kexec-loader manual

Version: 2.3

Copyright © 2007-2011 Daniel Collins
Copyright © 2008-2009 Philip Kent

1. Introduction

kexec-loader is a Linux based bootloader that allows you to boot Linux and multiboot systems from storage devices your BIOS does not support, such as USB drives and PCI expansion cards. It fits on a 1.44MB floppy, supports most block devices supported by Linux and is easy to use. kexec-loader supports reading GRUB configuration files, this allows it to be used as a drop-in replacement for GRUB.

If you need to build or modify kexec-loader for some reason please see the build.html file in the source archive, this details how to compile kexec-loader and build disk images.

2. Usage

2.1. Basic Configuration

By default, kexec-loader will attempt to find a GRUB installation and copy any compatible boot targets from it. This will work for most Linux systems, but you can manually specify boot targets in kexec-loader.conf instead if desired. Doing so will disable the GRUB autodetection unless grub-autodetect is explicitly set to 'on'.

timeout 10

title Generic Linux System (Kernel 2.6.20)
root hda1
kernel /boot/vmlinuz-2.6.20
cmdline root=/dev/hda1 ro
initrd /boot/initrd.img-2.6.20

title Generic Linux System (Kernel 2.6.21)
root hda1
kernel /boot/vmlinuz-2.6.21
cmdline root=/dev/hda1 ro
initrd /boot/initrd.img-2.6.21

It is also possible to reference files not on the root disk or filesystems by their volume label or UUID, as shown below.

root UUID=75ac0d6c-5dc0-402f-9f0f-9ab313816439
initrd (LABEL=otherdisk)/boot/initrd.img-2.6.21

2.2. Kernel Modules

If you are using an official kernel you will probably need to load additional modules for your system. The appropriate kernel modules can be downloaded from the same page the disk image came from. To install modules, simply copy them to the 'modules' directory on the kexec-loader boot disk, if the module is needed to access the boot disk use to insert it into the initramfs (initrd.img).

Some kernel modules (mainly for old, non-PnP hardware) may need to be passed additional arguments at load time, these can be specified in kexec-loader.conf like so:

kmod module-name arg1 arg2=value arg3 ...

If you are building your own modular kernel, multiple modules may be combined inside tar archives (optionally compressed with LZMA or gzip). This technique is used for the official modules to combine related/dependant modules and save space.

2.3. GRUB Configuration

In most cases, the system's GRUB configuration can be detected automatically, but if you want to manually specify the path of the GRUB folder (i.e where multiple GRUB installations may be found), you can use grub-path in kexec-loader.conf:

grub-path (hda1)/boot/grub

You may also need to manually map GRUB devices to filesystems, this is only required when the disk numbering is guessed wrong or BSD disklabels are in use. You can map entire disks or single filesystems using the grub-map directive:

grub-map hd0 sda
grub-map hd0,1 LABEL=root

# BSD disklabels are not currently detected automatically
grub-map hd0,a sda8

2.4. Changing the keymap

Linux's built-in US keymap will be used by default, which is also acceptable for some other keyboards since only the basic keys are used. If your keyboard needs a special keymap, download it from here and save it to the boot disk as keymap.txt.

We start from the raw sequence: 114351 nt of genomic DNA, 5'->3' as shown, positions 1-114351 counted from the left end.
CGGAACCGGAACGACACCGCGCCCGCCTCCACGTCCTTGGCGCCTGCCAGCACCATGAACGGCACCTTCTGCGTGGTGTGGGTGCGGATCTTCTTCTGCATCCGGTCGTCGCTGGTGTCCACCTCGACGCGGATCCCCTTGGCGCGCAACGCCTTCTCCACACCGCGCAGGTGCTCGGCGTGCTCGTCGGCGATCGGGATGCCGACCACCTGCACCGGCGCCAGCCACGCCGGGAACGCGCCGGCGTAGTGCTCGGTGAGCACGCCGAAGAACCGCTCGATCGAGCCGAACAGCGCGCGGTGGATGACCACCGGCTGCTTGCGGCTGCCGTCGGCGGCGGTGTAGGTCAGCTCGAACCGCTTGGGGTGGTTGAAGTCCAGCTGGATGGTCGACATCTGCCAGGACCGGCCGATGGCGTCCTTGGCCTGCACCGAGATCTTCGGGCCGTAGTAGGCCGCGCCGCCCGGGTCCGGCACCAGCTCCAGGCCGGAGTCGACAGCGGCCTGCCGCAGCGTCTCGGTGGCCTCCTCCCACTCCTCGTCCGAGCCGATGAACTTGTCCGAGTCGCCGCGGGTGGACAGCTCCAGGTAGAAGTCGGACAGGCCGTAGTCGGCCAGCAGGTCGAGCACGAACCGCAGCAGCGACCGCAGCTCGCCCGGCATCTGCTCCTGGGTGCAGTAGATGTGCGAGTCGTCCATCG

2.5. Shell

There is a shell built into kexec-loader which can be used to configure and boot a target or list/find/read files to aid with configuring a boot target. To access the shell, press C at the menu screen, the shell will be displayed by default if there are no boot targets configured. The commands for configuring and booting a target are very similar to those in the configuration file, as shown below:

> root hda1
> kernel /boot/vmlinuz-2.6.20
> cmdline root=/dev/hda1 ro
> initrd /boot/initrd.img-2.6.20
> boot

This example will boot the first target example from the configuration file section, the syntax of the shell is exactly the same except you must type boot at the end to show you have finished configuring the boot target. Filenames may specify a disk at the beginning, just as in the configuration file.

The ls command lists the contents of a directory, directories have slashes appended to their names. The disk can be omitted from the path in the following example to use the root device.

> ls (fd0)/

The find command searches directories for files that match a pattern, the pattern may contain the * and ? wildcards which have the same meaning as in most shells. The following example searches the floppy disk for any files containing "linux" in their name. The path can be omitted to search the entire disk once a root device has been selected.

> find *linux* (fd0)/

3. Reference

3.1. Configuration Reference

The configuration file must be named kexec-loader.conf or kxloader.cfg, kexec-loader.conf will be checked for first. The file may be in UNIX or DOS format. Each line may contain a single directive, where the name and value(s) are seperated by spaces/tabs. Lines beginning with a hash (#) symbol are treated as comments.

All valid configuration directives are listed below. Parameters are shown in <angled brackets> are required for that directive, ones in [square brackets] are optional.

The following directives are global:

The following directives are per-target:

3.2. Shell Reference

The kexec-loader shell is designed to closely mimic a traditional UNIX shell, except the parsing is far simpler. Escaping or quoting spaces is unnecassary as the parser only breaks at spaces if the command is expecting multiple arguments, therefor if a command takes multiple arguments only the last one may contain spaces.

3.3. Kernel Command Line Options

The following options can be passed to kexec-loader via the kernel command line.

4. Support

4.1. Website

For information on kexec-loader, including current development and latest releases, please see the project website.